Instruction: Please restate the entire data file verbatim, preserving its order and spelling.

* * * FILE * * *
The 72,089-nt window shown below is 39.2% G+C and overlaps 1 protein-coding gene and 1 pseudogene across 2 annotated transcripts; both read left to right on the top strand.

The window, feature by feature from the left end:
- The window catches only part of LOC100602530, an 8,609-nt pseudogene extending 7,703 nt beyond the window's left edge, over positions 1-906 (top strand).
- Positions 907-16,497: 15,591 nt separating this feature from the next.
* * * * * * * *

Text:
The 72,089-nt window shown below is 39.2% G+C and overlaps 1 protein-coding gene and 1 pseudogene across 2 annotated transcripts; both read left to right on the top strand.

The window, feature by feature from the left end:
- The window catches only part of LOC100602530, an 8,609-nt pseudogene extending 7,703 nt beyond the window's left edge, over positions 1-906 (top strand).
- Positions 907-16,497: 15,591 nt separating this feature from the next.